Abbie said...

here's an idea- get UMass to sell some of its land on University to the developer who wants to put in 200 luxury apartments for students. This puts "tax-exempt" land back into the tax pool and the town would collect $X on the property tax (forever). Not to mention UMass would get some needed cash flow. This seems like a good faith win-win solution for everyone... Except the NIMBYs and what about the open space folks...If it could actually happen it would be interesting to sit back and watch the wrestling match commence btwn the two antagonistic groups (parents vs NIMBYs) and some folks would need to search their souls to see which side they'd pick...

Mike Jacques said...

Meg, I think your ideas / brainstorming are great. Abbie I definitely think UMass should sell the land on University and we should develop that area. Here is another thought, can UMass help us move MM thus saving about $150,000.00 more?? I know it probably can't be done for many reasons, but there it is.

Catherine A. Sanderson said...

My responses:

Larry - thanks for the info ... seems to me like there are a number of ways in which U Mass could reasonably contribute to the town and schools.

Anonymous 8:25 - not sure of the intent of your post?!?

Anonymous 8:34 - seems like these kids should also be considered -- thanks for noting!

Anonymous 8:53 - I totally agree that all kids deserve an education -- and a free public education. I think the issue is that we don't receive funding from the state for the kids who live in U Mass housing ... and that is different than kids who live in NON-tax-free housing. This is particularly an issue since U Mass has always said they shouldn't pay for those kids since they gave us the MM building for free ... which now we may not have!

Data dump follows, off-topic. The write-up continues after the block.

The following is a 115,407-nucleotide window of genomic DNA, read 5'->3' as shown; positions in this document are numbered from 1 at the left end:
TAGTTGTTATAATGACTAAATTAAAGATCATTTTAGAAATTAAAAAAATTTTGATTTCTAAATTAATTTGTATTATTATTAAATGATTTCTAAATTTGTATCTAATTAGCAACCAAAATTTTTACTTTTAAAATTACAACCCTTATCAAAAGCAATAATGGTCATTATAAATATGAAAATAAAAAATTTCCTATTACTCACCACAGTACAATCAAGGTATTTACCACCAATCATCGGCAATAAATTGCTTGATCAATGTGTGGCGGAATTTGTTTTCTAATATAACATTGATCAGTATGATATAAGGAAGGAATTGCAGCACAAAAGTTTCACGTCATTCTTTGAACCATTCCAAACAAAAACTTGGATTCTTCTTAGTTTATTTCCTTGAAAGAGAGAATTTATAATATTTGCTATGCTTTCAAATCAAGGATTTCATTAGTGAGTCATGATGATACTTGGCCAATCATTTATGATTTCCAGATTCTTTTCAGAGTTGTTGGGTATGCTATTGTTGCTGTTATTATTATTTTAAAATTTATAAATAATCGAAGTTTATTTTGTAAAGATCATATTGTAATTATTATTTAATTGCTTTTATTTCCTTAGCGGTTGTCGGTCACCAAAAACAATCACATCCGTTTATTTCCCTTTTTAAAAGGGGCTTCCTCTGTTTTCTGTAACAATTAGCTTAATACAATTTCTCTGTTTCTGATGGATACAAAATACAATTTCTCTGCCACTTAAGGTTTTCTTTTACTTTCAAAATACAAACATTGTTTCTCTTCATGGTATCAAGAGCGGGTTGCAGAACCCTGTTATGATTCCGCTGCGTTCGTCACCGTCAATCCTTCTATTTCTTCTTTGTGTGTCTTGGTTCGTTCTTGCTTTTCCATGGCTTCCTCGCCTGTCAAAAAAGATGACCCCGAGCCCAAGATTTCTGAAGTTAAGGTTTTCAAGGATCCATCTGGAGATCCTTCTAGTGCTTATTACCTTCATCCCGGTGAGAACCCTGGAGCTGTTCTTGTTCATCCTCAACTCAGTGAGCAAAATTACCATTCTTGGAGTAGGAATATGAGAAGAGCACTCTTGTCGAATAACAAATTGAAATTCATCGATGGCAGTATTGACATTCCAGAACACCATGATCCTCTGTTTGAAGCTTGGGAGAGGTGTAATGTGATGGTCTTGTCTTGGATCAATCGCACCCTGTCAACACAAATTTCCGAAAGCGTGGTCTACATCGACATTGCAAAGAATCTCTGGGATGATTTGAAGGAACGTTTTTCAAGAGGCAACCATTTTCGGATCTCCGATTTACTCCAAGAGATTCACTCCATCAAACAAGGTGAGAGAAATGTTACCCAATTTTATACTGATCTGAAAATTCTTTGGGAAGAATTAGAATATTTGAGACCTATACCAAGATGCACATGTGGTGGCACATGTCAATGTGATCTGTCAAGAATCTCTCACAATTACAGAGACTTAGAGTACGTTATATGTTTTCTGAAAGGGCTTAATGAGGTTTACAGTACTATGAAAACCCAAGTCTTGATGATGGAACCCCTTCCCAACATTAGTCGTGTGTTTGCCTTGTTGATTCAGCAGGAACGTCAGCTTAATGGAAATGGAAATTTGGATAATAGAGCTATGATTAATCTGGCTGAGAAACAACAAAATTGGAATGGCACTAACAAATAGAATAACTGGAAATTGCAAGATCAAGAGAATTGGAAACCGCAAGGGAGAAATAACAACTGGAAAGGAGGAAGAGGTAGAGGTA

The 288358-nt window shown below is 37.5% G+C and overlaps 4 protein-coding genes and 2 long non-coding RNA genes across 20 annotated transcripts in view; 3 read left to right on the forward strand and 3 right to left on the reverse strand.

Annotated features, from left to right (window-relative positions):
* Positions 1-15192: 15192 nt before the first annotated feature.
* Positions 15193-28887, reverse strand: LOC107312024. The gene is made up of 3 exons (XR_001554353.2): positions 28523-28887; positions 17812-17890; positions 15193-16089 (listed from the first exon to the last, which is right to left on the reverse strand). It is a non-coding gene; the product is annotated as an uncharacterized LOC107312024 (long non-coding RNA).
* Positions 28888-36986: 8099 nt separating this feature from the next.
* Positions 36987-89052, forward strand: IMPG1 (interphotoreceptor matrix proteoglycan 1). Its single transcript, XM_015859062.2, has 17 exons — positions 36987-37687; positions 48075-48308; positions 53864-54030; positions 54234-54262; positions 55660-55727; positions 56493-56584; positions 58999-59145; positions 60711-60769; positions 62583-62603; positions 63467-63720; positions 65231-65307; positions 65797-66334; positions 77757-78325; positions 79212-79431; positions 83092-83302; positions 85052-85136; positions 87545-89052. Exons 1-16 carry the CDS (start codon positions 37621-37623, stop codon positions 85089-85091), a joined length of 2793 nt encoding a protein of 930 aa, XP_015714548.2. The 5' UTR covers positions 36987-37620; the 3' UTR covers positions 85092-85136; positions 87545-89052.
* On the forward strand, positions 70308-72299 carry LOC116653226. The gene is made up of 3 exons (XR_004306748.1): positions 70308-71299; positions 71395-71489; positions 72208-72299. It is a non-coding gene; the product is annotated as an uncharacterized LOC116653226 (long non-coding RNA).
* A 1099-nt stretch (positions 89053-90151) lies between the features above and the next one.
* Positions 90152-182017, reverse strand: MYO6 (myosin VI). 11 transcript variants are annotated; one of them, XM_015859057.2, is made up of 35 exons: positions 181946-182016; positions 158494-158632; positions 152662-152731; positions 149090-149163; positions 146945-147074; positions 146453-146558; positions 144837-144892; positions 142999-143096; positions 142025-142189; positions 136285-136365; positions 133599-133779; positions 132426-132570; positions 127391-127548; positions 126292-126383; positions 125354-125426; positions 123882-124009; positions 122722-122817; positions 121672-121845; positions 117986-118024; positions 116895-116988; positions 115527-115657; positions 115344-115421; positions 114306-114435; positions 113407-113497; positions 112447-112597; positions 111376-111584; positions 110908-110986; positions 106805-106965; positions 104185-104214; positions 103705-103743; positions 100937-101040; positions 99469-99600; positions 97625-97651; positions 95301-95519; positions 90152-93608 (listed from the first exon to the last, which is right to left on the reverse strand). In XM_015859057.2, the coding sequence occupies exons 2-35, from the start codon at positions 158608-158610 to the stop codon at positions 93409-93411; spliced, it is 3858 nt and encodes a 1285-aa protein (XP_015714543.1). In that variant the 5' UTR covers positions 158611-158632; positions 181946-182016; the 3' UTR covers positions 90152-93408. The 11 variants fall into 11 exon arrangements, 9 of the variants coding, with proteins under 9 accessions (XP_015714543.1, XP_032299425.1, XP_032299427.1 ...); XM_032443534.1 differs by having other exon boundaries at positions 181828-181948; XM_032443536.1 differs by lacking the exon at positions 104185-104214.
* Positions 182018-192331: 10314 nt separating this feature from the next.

Anonymous 11:19 - yes!

Larry - exactly ... and when 52 of the 1300ish elementary kids are "non-paying," it does have an impact on the budget and the resources available to educate these (and all) kids.

Rich - a very intriguing idea ... and we can see already from how the economic stimulus money was distributed that Amherst did NOT receive much of this federal money. And I LOVE the idea of asking the colleges to match the funds raised in an override -- clever!

Larry - thanks for the info. U Mass of course has far, far more students than either of the other colleges, and is the only one with graduate students (and hence their kids). Again, this seems like a time for U Mass to step up -- and I still hope they do.

Catherine A. Sanderson said...

My responses:

AmherstMom/Tracy - thanks for the post -- and I've thought A LOT about the timing of the MM vote! Two points I'll make.

1. Even if U Mass never gives us a dime or gives us space ... it was costing us $700,000 a year to operate MM, and that is money we don't have and we don't need the space to educate all the kids. So, I'm still not sure what our bargaining point would be with U Mass -- give us money and take the MM building or else we'll continue to spend money we don't have and decimate the Amherst education? I'm just not sure how effective this is as a negotiating point! I think the bargaining element here is that U Mass should want to do the right thing, to be a good neighbor and to keep the schools strong as a recruitment tool for faculty/staff/students. So, giving us $$, or space, or services would be right, and appropriate, even if we aren't dangling "we'll get out of the MM building if you give us X" in front of them.

2. The FC very, very clearly said at repeated meetings that movement towards a plan, contemplation of a plan, discussion of a plan, etc., did NOT count as consensus towards major cost-efficiencies. So, we would NOT have gotten reserves for continuing to talk about closing MM ... the vote on May 19th was the LAST time we could vote (FC votes on reserve use this Thursday, May 28th) to get reserves, and my understanding is that they are going to give us a huge amount (basically what we would have saved by closing MM this year). So, yes, there was a big push to have consensus NOW, and not in a few months.